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Softball meets dynamic duo from Harvard in key contest

Then the softball team takes the diamond at 1895 Field tomorrow it will face a dual threat from Harvard in sophomore hitting sensation Deborah Abeles and current Ivy League Pitcher of the Week Tasha Cupp.Princeton (18-2 overall, 2-2 Ivy) must shut down Abeles and find a way to solve Cupp in order to defeat Harvard (18-17, 4-0) and keep any hope of winning the Ivy championship alive."(Harvard is) definitely one of our top competitors in the league," senior pitcher Alyssa Smith said.A shortstop and the Ivy League Player of the Week for the second consecutive time, Abeles has batted 15 for 27 for the past six games, with a .556 average.

SPORTS | 04/16/1998


All-Ivy in football, Whaling also quietly excels for men's lacrosse

Senior midfielder Mark Whaling has already won four Ivy League championships in his career at Princeton and will win a fifth if the men's lacrosse team can sweep its remaining three league contests.And no, Whaling is not violating any NCAA rules.While most members of the lacrosse team play fall ball and develop team chemistry throughout the autumn months, Whaling is chasing quarterbacks and batting down passes.

SPORTS | 04/14/1998

Men's tennis beats Army for sixth win in row

There's no place like home, at least for the men's tennis team.Entering yesterday's match with Army, Princeton's last home loss was March 7 against Penn State.By winning five of six singles matches, the Tigers (10-6 overall, 5-1 Eastern Intercollegiate Tennis Association) won their sixth consecutive match, downing the Black Knights yesterday, 6-1, at Lenz Tennis Center.

SPORTS | 04/14/1998

Heavy, lightweights row to victory for m. crew

Men's heavyweight crew dominated the competition the first two weeks of the young season. The first varsity boat defeated its opponents, Navy and Rutgers, by an average of 15 seconds.Saturday, Penn brought the Tigers back to reality.Competing in the nation's oldest intercollegiate cup race, the Childs Cup, on the Harlem River against Columbia and Penn, Princeton found itself eight seats behind Penn after the race's initial 500 meters.The Tigers (4-0 overall, 2-0 Ivy League) responded like the crew that went undefeated in the Ivy League last season, however, over the race's last 1500 meters, to claim their fifth consecutive cup.

SPORTS | 04/13/1998

Men's golf tears up course, defeats tough Yale, Harvard

At age 58, Jack Nicklaus was able to use his extensive knowledge of Augusta National to shoot a surprising 68 Sunday, and finish sixth at the Masters, outdistancing the likes of Tiger Woods, Ernie Els and Colin Montgomerie.For the men's golf team, the challenge also lay in conquering familiar terrain, as it faced off against Harvard and Yale at its home course, Springdale Golf Club, this weekend.Saturday, the Tigers called upon their wealth of experience to outpace the Elis by 11 strokes, 368-379.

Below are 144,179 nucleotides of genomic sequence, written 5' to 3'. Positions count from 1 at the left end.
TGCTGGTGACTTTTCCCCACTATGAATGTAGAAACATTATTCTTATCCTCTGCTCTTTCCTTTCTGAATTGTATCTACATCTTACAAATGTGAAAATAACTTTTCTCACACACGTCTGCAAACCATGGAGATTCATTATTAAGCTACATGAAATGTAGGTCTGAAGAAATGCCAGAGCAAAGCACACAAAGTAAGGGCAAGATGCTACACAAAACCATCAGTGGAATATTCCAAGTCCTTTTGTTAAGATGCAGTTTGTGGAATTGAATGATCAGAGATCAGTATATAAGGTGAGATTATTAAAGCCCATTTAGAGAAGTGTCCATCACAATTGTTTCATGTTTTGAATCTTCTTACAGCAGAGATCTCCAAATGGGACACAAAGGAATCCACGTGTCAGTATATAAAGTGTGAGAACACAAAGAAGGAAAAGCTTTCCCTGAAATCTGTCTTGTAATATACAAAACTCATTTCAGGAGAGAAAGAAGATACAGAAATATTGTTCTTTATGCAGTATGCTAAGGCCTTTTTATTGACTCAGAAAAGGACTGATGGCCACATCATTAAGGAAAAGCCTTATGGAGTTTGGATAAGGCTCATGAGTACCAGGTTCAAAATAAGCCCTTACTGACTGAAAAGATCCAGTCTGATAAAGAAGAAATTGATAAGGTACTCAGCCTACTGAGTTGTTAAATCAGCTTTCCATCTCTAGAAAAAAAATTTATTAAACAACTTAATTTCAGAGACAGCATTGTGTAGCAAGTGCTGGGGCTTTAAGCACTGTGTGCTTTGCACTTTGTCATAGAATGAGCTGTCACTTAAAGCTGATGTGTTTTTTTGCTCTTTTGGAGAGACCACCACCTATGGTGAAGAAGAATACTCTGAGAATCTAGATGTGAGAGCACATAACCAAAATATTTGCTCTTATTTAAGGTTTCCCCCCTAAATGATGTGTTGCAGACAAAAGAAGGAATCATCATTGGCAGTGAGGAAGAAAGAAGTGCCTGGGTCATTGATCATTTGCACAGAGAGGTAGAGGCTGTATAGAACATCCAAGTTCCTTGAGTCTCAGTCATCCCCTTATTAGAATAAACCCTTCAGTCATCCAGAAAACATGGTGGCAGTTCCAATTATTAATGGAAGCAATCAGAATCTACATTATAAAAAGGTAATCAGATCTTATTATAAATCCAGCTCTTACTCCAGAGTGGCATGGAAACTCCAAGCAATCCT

SPORTS | 04/13/1998

Women's track falls to Penn, tops Yale; Reed sets 400-meter record

A cursory glance at the final score reveals a blowout. But a closer look at Saturday's women's track and field tri-meet against Penn and Yale at Weaver Stadium shows encouraging results for Princeton in its first Ivy League competition of the spring season.Without senior Nicole Harrison, who was finishing her thesis, and unable to challenge the Quakers' bevy of field athletes, the Tigers placed second to Penn, 99-54.

SPORTS | 04/13/1998

Women's crew bests Big Red, Harvard in showdown

High hopes and lofty goals are often difficult to live up to, but in the case of Princeton women's crew, all of its preseason expectations seem well within reach.Travelling to Ithaca, N.Y., Saturday for an important Ivy League regatta, both the lightweight and open teams performed exceptionally well, capturing important victories over Cornell and Radcliffe.The open crew entered the race with strong momentum from last week's victory over Rutgers on Lake Carnegie, and used it to its advantage against both the Big Red and the Crimson.The first varsity eight (2-1) bested both rival opponents, turning in a time of seven minutes, 6.5 seconds to 7:12.5 for Radcliffe and 7:27.0 for Cornell. Strong finishAfter jumping out to a slight lead in the first 500 meters of the course, Princeton began to pull away as the race wore on, finishing with a commanding six-second victory.Three out of the remaining four Tiger boats won with equal ease, as only the first novice eight stumbled, losing to Radcliffe 6:48.5 to 6:55.6.Despite the disappointment of not sweeping the regatta, the results reveal much about the steady improvement of all five boats."We have made great strides already this season," said open head coach Lori Dauphiny.

SPORTS | 04/13/1998